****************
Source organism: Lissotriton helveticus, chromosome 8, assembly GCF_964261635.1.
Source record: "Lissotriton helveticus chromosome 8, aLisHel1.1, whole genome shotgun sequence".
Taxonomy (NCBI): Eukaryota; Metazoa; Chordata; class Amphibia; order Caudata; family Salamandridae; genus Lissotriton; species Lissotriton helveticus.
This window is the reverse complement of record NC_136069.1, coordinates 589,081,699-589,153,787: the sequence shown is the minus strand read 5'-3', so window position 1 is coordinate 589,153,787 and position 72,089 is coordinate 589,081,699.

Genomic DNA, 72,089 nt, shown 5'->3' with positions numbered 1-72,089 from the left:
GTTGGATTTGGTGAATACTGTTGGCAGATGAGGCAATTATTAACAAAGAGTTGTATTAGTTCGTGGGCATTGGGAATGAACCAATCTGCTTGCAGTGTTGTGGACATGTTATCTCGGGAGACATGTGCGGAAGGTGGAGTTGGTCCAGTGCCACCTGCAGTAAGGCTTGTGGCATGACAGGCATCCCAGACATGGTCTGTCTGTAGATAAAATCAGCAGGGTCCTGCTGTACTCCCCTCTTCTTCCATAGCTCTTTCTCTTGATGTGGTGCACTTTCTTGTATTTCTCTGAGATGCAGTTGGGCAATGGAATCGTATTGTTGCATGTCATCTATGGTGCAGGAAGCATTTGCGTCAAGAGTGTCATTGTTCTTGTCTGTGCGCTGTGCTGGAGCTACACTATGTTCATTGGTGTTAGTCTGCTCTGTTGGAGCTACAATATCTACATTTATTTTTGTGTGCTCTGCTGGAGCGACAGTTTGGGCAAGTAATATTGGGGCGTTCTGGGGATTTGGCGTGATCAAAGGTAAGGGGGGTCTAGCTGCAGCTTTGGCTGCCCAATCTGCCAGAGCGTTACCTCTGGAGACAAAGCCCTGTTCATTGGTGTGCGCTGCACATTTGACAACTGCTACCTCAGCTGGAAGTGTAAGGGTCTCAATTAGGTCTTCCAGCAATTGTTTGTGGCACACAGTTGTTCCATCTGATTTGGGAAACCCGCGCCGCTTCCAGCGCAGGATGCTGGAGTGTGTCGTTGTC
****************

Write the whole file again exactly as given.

Source organism: Lissotriton helveticus, chromosome 8, assembly GCF_964261635.1.
Source record: "Lissotriton helveticus chromosome 8, aLisHel1.1, whole genome shotgun sequence".
Taxonomy (NCBI): Eukaryota; Metazoa; Chordata; class Amphibia; order Caudata; family Salamandridae; genus Lissotriton; species Lissotriton helveticus.
This window is the reverse complement of record NC_136069.1, coordinates 589,081,699-589,153,787: the sequence shown is the minus strand read 5'-3', so window position 1 is coordinate 589,153,787 and position 72,089 is coordinate 589,081,699.

Genomic DNA, 72,089 nt, shown 5'->3' with positions numbered 1-72,089 from the left:
GTTGGATTTGGTGAATACTGTTGGCAGATGAGGCAATTATTAACAAAGAGTTGTATTAGTTCGTGGGCATTGGGAATGAACCAATCTGCTTGCAGTGTTGTGGACATGTTATCTCGGGAGACATGTGCGGAAGGTGGAGTTGGTCCAGTGCCACCTGCAGTAAGGCTTGTGGCATGACAGGCATCCCAGACATGGTCTGTCTGTAGATAAAATCAGCAGGGTCCTGCTGTACTCCCCTCTTCTTCCATAGCTCTTTCTCTTGATGTGGTGCACTTTCTTGTATTTCTCTGAGATGCAGTTGGGCAATGGAATCGTATTGTTGCATGTCATCTATGGTGCAGGAAGCATTTGCGTCAAGAGTGTCATTGTTCTTGTCTGTGCGCTGTGCTGGAGCTACACTATGTTCATTGGTGTTAGTCTGCTCTGTTGGAGCTACAATATCTACATTTATTTTTGTGTGCTCTGCTGGAGCGACAGTTTGGGCAAGTAATATTGGGGCGTTCTGGGGATTTGGCGTGATCAAAGGTAAGGGGGGTCTAGCTGCAGCTTTGGCTGCCCAATCTGCCAGAGCGTTACCTCTGGAGACAAAGCCCTGTTCATTGGTGTGCGCTGCACATTTGACAACTGCTACCTCAGCTGGAAGTGTAAGGGTCTCAATTAGGTCTTCCAGCAATTGTTTGTGGCACACAGTTGTTCCATCTGATTTGGGAAACCCGCGCCGCTTCCAGCGCAGGATGCTGGAGTGTGTCGTTGTC